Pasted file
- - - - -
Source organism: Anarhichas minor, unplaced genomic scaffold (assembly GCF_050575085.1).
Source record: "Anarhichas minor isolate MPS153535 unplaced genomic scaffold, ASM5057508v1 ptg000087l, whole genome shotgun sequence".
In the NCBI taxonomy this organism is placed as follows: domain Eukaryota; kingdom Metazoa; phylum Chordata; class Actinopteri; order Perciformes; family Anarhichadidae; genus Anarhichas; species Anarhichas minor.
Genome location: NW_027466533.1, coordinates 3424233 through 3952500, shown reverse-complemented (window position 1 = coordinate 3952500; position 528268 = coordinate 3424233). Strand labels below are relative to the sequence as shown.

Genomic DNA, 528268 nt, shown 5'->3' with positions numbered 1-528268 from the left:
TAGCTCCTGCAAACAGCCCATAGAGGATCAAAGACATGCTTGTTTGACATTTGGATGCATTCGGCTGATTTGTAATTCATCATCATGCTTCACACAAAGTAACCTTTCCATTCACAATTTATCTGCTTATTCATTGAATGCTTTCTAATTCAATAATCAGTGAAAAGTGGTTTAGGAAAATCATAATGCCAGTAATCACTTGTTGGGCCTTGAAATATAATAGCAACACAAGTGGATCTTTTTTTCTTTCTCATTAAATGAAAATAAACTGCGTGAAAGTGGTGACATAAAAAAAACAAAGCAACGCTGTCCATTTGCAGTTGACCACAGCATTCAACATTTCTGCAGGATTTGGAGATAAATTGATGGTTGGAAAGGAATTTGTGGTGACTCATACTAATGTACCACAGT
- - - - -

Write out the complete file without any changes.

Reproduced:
Source organism: Anarhichas minor, unplaced genomic scaffold (assembly GCF_050575085.1).
Source record: "Anarhichas minor isolate MPS153535 unplaced genomic scaffold, ASM5057508v1 ptg000087l, whole genome shotgun sequence".
In the NCBI taxonomy this organism is placed as follows: domain Eukaryota; kingdom Metazoa; phylum Chordata; class Actinopteri; order Perciformes; family Anarhichadidae; genus Anarhichas; species Anarhichas minor.
Genome location: NW_027466533.1, coordinates 3424233 through 3952500, shown reverse-complemented (window position 1 = coordinate 3952500; position 528268 = coordinate 3424233). Strand labels below are relative to the sequence as shown.

Genomic DNA, 528268 nt, shown 5'->3' with positions numbered 1-528268 from the left:
TAGCTCCTGCAAACAGCCCATAGAGGATCAAAGACATGCTTGTTTGACATTTGGATGCATTCGGCTGATTTGTAATTCATCATCATGCTTCACACAAAGTAACCTTTCCATTCACAATTTATCTGCTTATTCATTGAATGCTTTCTAATTCAATAATCAGTGAAAAGTGGTTTAGGAAAATCATAATGCCAGTAATCACTTGTTGGGCCTTGAAATATAATAGCAACACAAGTGGATCTTTTTTTCTTTCTCATTAAATGAAAATAAACTGCGTGAAAGTGGTGACATAAAAAAAACAAAGCAACGCTGTCCATTTGCAGTTGACCACAGCATTCAACATTTCTGCAGGATTTGGAGATAAATTGATGGTTGGAAAGGAATTTGTGGTGACTCATACTAATGTACCACAGT